Monday, December 27, 2010

Half Of The Greinke Effort Would Get Dodgers a Viable LF

As we all know, Ned Colletti was tenacious in his attempt to trade for the present Brewer Zach Greinke. How he was going to accomplish that, we don't know but we do know we have a platoon of Jay Gibbons, Tony Gwynn Jr. and Xavier Paul playing LF at this point. There really wasn't much in the way of available left fielders in the free agent market and now, even less of the FA's remain. Forget the question of why Ned was going after Greinke when the Dodgers have 6 quality starting pitchers in house. The Dodgers would be a better team with him, obviously but would not be filling a need.

The question I have is "what if Ned focused half of that energy towards finding a viable left (or right, i.e. move Ethier) fielder via trade?" The evidence that Ned doesn't manage farm system assets is well-documented but, if he were to make a trade for Luke Scott, for instance, wouldn't that pay dividends unless gives way too much in exchange for Scott? I will take Scott even though he is a birther.

It is striking that a GM running a team with great pitching wants even more despite the still-present lack of hitting the Dodgers have. Accumulating an embarrassment of riches in pitching is the San Francisco Giants model for success but the Giants didn't get anywhere until they had some bats. Forget the disappointments that James Loney and Casey Blake will probably be, the LF position at present is not part of a winning strategy.

A better left fielder can still be had but it will require some dealing (my vote is for Lastings Milledge & his baggage). Not as much dealing as it took to get Zach Greinke. Talking to Orioles GM Andy McPhail takes time but a reasonable GM could work a deal with assets the Dodgers possess.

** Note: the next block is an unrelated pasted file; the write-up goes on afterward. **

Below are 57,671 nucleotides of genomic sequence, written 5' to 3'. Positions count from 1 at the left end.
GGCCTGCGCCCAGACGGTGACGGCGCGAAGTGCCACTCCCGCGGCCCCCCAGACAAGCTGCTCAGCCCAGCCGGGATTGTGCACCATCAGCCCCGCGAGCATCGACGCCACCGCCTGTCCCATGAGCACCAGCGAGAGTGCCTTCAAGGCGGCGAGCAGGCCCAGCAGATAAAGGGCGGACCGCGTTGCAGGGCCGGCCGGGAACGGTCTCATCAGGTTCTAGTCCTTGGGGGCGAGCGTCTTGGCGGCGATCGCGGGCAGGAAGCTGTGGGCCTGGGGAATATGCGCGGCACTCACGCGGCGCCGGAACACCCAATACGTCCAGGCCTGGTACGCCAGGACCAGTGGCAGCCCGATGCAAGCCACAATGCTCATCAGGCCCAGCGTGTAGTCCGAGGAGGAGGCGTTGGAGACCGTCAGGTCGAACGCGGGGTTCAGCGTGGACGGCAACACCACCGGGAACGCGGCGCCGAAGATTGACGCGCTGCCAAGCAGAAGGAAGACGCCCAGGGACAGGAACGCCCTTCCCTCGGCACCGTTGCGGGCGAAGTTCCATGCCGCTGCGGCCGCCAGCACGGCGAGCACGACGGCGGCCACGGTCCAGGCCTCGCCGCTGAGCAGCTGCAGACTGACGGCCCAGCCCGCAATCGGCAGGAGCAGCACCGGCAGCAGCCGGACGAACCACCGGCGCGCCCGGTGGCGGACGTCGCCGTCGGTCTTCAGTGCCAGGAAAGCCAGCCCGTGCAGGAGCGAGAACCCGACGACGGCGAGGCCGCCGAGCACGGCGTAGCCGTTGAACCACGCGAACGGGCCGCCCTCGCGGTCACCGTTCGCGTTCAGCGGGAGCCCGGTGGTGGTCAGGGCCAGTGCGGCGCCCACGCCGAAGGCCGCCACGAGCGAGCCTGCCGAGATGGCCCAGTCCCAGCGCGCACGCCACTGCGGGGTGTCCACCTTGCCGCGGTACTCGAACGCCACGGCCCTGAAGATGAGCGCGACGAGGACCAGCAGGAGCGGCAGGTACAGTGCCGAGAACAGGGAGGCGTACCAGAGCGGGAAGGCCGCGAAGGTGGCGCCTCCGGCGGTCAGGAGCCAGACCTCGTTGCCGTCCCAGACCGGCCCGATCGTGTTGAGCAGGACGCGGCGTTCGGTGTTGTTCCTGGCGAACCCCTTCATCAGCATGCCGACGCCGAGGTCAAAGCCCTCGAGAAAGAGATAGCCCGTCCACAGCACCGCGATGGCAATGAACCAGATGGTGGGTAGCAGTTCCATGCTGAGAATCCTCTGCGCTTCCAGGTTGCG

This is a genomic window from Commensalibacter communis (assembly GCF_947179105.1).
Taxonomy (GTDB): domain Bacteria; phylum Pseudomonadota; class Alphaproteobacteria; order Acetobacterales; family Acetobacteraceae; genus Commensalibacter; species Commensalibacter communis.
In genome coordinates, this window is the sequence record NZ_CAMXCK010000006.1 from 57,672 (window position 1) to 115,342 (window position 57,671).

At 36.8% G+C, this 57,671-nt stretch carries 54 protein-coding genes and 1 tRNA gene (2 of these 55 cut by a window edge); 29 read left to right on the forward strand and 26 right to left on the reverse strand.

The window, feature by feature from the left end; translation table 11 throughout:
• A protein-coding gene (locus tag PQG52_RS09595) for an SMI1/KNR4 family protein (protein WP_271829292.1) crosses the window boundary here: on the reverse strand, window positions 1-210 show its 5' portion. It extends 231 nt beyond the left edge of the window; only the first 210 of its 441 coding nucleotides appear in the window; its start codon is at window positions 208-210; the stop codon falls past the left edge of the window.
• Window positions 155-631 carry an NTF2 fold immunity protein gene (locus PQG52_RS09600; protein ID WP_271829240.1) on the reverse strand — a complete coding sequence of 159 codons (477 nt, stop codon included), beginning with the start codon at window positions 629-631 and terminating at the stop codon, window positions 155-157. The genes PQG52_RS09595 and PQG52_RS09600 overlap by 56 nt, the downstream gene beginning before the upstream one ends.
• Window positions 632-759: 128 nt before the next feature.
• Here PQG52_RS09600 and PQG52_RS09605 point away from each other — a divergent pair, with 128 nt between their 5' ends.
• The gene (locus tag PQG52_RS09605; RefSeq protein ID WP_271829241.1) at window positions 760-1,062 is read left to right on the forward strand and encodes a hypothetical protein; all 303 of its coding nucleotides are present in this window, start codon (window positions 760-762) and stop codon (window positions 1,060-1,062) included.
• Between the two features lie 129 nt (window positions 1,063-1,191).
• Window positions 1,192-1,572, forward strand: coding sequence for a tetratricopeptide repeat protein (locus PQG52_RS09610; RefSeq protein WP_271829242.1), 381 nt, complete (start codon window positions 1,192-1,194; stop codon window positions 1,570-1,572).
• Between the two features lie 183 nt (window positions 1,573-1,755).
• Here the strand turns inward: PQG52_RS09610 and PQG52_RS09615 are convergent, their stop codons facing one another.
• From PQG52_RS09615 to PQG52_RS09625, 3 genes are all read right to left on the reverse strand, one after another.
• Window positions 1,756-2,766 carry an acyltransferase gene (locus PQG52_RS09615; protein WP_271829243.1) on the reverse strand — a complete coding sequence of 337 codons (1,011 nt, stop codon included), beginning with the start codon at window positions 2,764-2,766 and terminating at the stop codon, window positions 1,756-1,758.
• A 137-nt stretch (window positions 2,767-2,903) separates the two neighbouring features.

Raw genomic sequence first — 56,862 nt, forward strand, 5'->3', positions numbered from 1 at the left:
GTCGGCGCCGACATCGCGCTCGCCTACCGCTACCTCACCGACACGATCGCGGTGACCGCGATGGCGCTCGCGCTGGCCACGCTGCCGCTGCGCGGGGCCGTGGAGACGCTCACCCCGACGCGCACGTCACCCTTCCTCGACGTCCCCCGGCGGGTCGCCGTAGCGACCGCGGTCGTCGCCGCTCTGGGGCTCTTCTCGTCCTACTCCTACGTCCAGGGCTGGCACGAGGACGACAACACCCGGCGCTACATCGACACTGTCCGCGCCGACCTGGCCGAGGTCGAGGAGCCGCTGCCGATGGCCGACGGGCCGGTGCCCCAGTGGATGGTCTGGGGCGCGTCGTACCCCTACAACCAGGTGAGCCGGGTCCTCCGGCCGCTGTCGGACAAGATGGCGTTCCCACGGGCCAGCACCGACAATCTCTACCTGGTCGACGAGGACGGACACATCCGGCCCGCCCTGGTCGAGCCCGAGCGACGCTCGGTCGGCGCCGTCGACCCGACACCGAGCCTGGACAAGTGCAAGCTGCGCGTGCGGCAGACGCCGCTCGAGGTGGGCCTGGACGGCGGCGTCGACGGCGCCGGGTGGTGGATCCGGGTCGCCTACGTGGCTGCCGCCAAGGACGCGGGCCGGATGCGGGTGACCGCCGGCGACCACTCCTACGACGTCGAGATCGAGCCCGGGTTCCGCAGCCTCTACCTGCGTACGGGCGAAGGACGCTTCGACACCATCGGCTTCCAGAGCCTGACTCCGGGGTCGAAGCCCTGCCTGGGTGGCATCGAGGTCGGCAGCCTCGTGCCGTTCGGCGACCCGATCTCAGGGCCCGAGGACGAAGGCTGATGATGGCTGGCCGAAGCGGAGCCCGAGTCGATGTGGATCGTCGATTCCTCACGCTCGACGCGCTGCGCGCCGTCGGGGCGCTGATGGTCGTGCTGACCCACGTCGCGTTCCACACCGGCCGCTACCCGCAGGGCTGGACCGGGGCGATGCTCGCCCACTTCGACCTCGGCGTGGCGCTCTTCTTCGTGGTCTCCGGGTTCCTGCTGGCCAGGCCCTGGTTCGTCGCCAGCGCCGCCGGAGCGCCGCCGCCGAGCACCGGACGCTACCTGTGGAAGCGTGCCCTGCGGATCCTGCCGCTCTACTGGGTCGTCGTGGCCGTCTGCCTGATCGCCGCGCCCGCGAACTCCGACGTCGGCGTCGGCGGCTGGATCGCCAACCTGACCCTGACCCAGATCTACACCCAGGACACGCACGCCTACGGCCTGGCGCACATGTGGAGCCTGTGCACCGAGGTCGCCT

Thus reveals our problem.

Thursday, December 2, 2010

Juan Uribe Got Paid

21 million dollars for three years of Juan Uribe! In a league where $5 million probably would have snatched Uribe, Ned Colletti decides he doesn't want the Dodgers to go another day without Uribe wearing Dodger blue. I would imagine that 2 years/$12 million would have snagged Uribe if it would have came from the right team. Ned slightly overpaid in amount per year but the third year was rather gratuitous for a soon-to-be 32 year old player with weight issues and a career .300 OBP. 

Thankfully, Cardinals GM John Mozeliak made Ned look relatively less dumber by actually trading for Ryan Theriot. Though his real value is low, he still has some value in the market. I think that a better deal could have been made had the Dodgers tendered him an offer and then turned him over to a team needing a second baseman. That was one of the few times where Ned comes out looking like the better GM but the way the Dodgers acquired him doesn't make Ned much of a genius at all. 

The silver lining to Juan Uribe becoming a Dodger is that his style of hitting is a refreshing change. Uribe is not slappy, he won't try to steal bases, he plays better defense and he can hit the ball out of the ball park. Even though he doesn't get on base as much as Theriot (.348 career OBP), he will be a better baseball player. He may not be all that great in his third year and he might be bad enough to be on the bench but he has some redeemable traits. 

My only fear is that Scott Podsednik gets a multi-year deal. It could happen but I would rather go with Chad Moriyama's idea of getting Luke Scott and Lance Berkman. I think it might take more to get Scott than James Loney and Jon Link, say one more prospect like Allen Webster or Nate Eovaldi. On Berkman, I would rather have Dunn but spending $7 million on Uribe probably throws a Dunn deal out the window. Berkman is worth another shot at the price of a few million dollars. 

So, the Uribe deal shouldn't be Juan Pierre, Andruw Jones or Jason Schmidt stupid but it may have the same diminishing returns as the Blake deal will have or the Nomar deal had.